Multi-Organisation Reponse to DECC Consultation on The role of appliances and consumer electronics in the CERT (2011)

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This multi-organisation response was coordinated by Waterwise. Signatories to this response agree that CERT has been a useful mechanism to help the UK deliver its carbon emission reduction targets and stay within carbon budgets. It is recommended that the Coalition Government should review the existing function and scope of CERT within the extension period and in particular look at the role of non-insulation measures. We are of the opinion that the current scope of CERT should be maintained during the extension period, but with greater enforcement of existing regulation and amendments which maximise the potential for promoting joint water and energy programmes to ensure cost-effective CERT delivery.

Overview

Signatories to this response agree that CERT has been a useful mechanism to help the UK deliver its carbon emission reduction targets and stay within carbon budgets. We think it is right that the Coalition Government should review the existing function and scope of CERT within the extension period and in particular look at the role of non-insulation measures. We are of the opinion that the current scope of CERT should be maintained during the extension period, but with greater enforcement of existing regulation and amendments which maximise the potential for promoting joint water and energy programmes to ensure cost-effective CERT delivery. This would help deliver other Coalition Government objectives such as increasing water efficiency and setting in place the most effective framework to nudge consumers into sustainable behaviour, which will be particularly important to ensure widespread take-up of the Green Deal, once CERT ends.

The potential for addressing carbon emissions from homes through hot water efficiency measures is not being fully realised. CERT is beginning to be used to fund joint water and energy retrofitting projects – to help reduce the 5% of total UK greenhouse gas emissions which is accounted for by heating water in homes, and to help water companies address water scarcity issues. But there is a danger of the current CERT model developing at a strategic level without taking the potential carbon savings from water efficiency fully into account. There is a particular problem around additionality which prevents both CERT and Water Efficiency Targets being met by the same measure: this is not a deadweight issue as water companies would not (indeed did not) promote the current hot-water-saving devices in the absence of CERT. Indeed, the three CERT-accredited devices have been specifically designed to meet the requirements of the CERT programme rather than to meet the Water Efficiency Targets.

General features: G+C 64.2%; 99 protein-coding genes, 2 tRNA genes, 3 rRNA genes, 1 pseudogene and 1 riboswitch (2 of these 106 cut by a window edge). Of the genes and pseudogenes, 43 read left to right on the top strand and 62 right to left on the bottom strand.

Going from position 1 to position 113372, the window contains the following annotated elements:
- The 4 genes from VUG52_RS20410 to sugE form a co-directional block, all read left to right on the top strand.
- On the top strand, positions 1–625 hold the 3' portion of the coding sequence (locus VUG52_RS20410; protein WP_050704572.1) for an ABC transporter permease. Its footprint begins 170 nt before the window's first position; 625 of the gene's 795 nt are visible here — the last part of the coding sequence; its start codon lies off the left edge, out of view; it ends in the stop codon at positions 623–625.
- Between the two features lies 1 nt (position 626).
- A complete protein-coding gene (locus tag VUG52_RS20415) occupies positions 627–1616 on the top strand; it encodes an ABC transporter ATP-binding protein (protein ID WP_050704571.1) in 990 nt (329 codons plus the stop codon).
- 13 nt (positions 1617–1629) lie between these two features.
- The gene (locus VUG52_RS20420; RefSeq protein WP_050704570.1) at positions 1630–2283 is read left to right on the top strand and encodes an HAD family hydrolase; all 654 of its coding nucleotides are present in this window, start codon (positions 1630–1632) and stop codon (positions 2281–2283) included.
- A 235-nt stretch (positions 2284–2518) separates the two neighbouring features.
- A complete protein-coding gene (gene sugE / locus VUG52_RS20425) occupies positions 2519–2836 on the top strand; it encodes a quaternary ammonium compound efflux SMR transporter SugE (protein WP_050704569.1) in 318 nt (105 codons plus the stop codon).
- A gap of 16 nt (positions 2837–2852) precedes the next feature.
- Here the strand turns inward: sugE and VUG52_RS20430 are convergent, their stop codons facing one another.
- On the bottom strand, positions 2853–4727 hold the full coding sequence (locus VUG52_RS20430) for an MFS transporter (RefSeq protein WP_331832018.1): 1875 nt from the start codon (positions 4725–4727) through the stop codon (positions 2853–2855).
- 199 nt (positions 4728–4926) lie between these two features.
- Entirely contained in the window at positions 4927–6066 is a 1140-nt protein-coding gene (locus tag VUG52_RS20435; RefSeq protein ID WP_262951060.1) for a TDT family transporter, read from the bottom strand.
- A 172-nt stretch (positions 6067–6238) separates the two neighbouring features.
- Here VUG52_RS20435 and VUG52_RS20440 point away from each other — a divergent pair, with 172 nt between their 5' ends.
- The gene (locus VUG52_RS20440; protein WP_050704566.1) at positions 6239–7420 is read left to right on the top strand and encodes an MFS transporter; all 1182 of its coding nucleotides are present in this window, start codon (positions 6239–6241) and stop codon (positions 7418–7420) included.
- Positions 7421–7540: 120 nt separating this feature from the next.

Below, we respond to the specific questions set out in the consultation document, as well as making wider points relating to CERT, ECO (the proposed successor to CERT) and the Green Deal.

In this context, it is important briefly to set out that water efficiency measures across the board– hot and cold – have an important role in their own right in the UK’s programme to adapt toclimate change: some areas of England are already classified by the Environment Agency as seriously water-stressed, and it is known that in coming years there will be more people and less water, so the available water will need to go further, through water-efficient homes, buildings, and people. In addition, the Coalition Government is committed to publishing a White Paper on reform of the water sector to ensure a more efficient use of water (and protect poorer households), by June 2011, and to introducing legislation by May 2012.

More widely, the Coalition Government’s National Infrastructure Plan, published in October 2010, identifies current barriers to strategic working between regulated economic sectors, and sets out measures to address these, to be taken in the next six months. Removing the one potential regulatory mechanism which currently enables joint working between the water and energy sectors – namely, the inclusion of hot-water-using devices in CERT – would be a step away from this overall goal, and would send a confusing message to consumers whom the Coalition Government will wish shortly to sign up to the Green Deal (which, as the National Infrastructure Plan also stated, will include water efficiency as well as energy efficiency). Since both industries have demand management targets – for energy and water respectively – there is also a significant financial incentive to carrying out joint retrofits (not least because the biggest cost of a retrofit is the visit to the home itself).